But the mystery is: Where did this ad come from? Who created it? No one seems to know.

Paul Lucas at infomercial-hell.com theorizes that the image came from an old, out-of-print "prank box." Prank boxes are gag gift boxes that look like they contain ridiculous items such as a "Pet Petter" or a "Wake & Bake Dream Griddle." The gift recipient thinks they got a really stupid gift, until they open the box and find the real gift inside.


This is a good theory. The problem is that there's no evidence an AB-hancer prank box ever existed. If it did, you'd think a picture of it would exist somewhere. So for now the origin of the AB-hancer image remains a mystery.

But although the AB-hancer may not be a real product, there apparently are real products on the market similar to it. Singapore Seen reported the existence of this strange tummy-flattening product, for sale somewhere in Asia.


And if you've got a hairy stomach, you can always create six-pack abs by taking a cue from this guy.

Categories: Advertising, Body Manipulation
Posted by Alex on Sun Apr 29, 2012
Comments (4)

At first glance, this appears to be a vintage ad by the "Soda Pop Board of America" extolling the virtues of drinking cola at an early age. It's been circulating around the internet for quite a while, during which time many sites have angrily responded to the claims made in the ad.

For instance, the Queen Anne Chiropractic Center declared that the ad demonstrates "just how wicked the Mad Men of yesteryear were." The parenting blog babble.com wrote: "We all know that, on occasion, advertisements can offer some fairly crappy advice. Back in the day, though, ads had no shame." And NaturalNews.com offered the ad as evidence that, "Soda companies, much like drug companies, have relentlessly tried to convince parents that forcing their products onto their children is a smart thing to do."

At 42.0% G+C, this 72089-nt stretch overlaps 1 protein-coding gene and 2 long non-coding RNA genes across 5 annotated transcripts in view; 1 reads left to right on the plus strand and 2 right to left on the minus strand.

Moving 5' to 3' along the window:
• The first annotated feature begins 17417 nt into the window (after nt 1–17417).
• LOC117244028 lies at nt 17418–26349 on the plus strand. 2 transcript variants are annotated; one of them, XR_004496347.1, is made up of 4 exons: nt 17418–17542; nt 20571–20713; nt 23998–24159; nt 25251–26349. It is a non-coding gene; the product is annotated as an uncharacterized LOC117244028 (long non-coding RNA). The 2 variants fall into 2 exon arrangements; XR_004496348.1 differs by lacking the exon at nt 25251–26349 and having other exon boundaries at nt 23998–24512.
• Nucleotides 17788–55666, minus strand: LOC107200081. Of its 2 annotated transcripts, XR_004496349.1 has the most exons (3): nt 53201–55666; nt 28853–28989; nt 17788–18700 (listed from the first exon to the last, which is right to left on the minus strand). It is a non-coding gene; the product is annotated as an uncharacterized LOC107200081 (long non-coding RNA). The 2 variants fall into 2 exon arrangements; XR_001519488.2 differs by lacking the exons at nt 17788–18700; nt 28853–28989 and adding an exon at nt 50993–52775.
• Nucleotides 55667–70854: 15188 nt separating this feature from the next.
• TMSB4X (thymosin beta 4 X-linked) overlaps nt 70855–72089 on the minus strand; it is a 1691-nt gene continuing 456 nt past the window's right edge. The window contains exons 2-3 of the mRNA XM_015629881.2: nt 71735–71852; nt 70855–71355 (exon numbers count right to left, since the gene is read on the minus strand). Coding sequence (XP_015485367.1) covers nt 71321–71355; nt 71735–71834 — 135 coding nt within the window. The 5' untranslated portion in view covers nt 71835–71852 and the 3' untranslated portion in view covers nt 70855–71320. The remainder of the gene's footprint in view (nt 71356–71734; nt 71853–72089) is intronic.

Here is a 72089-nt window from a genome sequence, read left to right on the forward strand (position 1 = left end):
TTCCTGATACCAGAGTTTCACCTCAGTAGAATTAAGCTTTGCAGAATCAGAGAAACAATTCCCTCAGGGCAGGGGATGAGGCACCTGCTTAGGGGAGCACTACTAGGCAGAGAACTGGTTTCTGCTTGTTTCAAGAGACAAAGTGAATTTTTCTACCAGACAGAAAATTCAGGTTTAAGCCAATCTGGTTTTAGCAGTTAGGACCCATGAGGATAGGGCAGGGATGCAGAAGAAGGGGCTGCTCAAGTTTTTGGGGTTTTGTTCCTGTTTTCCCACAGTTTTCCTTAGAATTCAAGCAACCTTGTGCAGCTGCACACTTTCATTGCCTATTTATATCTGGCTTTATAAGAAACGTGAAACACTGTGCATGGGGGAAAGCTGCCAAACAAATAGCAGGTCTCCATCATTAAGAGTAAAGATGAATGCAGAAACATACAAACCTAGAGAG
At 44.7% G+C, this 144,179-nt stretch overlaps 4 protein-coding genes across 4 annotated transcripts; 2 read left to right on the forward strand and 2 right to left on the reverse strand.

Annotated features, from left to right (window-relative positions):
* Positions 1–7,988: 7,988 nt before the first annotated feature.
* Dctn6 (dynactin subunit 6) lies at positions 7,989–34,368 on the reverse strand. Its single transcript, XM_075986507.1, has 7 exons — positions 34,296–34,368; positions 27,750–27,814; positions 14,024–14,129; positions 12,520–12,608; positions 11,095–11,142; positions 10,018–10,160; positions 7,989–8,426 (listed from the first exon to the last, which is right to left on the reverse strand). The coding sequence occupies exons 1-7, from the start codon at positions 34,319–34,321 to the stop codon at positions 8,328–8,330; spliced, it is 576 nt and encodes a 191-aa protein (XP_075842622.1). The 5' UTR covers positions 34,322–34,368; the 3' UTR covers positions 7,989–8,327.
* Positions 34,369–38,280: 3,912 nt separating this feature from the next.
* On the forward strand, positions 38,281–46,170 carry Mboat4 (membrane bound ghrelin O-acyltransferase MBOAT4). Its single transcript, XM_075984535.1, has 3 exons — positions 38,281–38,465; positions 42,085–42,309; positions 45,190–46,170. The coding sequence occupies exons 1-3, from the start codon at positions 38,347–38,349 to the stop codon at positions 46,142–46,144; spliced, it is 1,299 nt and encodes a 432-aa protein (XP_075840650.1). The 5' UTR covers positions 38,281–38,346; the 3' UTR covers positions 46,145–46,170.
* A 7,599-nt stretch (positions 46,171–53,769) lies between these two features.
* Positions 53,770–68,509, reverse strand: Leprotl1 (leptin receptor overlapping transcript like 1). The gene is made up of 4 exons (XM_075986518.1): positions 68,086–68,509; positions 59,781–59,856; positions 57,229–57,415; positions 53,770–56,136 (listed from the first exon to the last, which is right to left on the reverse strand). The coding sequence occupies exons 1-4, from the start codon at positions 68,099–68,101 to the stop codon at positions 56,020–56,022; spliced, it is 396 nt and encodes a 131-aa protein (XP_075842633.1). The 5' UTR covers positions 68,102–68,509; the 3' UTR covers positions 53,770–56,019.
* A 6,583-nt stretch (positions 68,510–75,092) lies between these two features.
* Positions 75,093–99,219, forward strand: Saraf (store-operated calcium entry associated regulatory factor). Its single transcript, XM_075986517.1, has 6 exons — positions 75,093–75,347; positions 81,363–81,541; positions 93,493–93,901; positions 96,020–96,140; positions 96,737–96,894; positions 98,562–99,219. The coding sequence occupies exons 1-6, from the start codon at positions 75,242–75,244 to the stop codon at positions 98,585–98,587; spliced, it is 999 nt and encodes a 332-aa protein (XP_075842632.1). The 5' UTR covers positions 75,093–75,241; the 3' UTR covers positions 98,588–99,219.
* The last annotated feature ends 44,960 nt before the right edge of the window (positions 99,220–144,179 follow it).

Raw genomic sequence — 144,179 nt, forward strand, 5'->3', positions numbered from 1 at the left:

I could go on, but I'll cut to the chase: the ad isn't real. It's just a very successful vintage-ad parody created in 2002 by RJ White, who explains its full provenance on his blog Ice Cream Motor:

About seven or eight years ago, I made this fake ad, exhorting parents to give soda to their babies. It was done on a bored afternoon when J.D. Ryznar asked for someone to make that very specific thing on his livejournal. I whipped it together, posted it to the web, joke over.

THEN. A couple of years later- it started showing up online, in those weird lists that pop up every so often with a "Oh man, ads sure were strange back then, weren't they?" theme. Thing is, those ads are largely real and mine is not and very obviously so.

White links to the original livejournal post that inspired him to create the ad. His ad seems to be currently enjoying a fresh wave of popularity thanks to tumblr and pinterest which are presenting it to new audiences, many of whom (once again) seem to be accepting it at face value as a genuine vintage ad.
Categories: Advertising, Food
Posted by Alex on Thu Apr 26, 2012
Comments (11)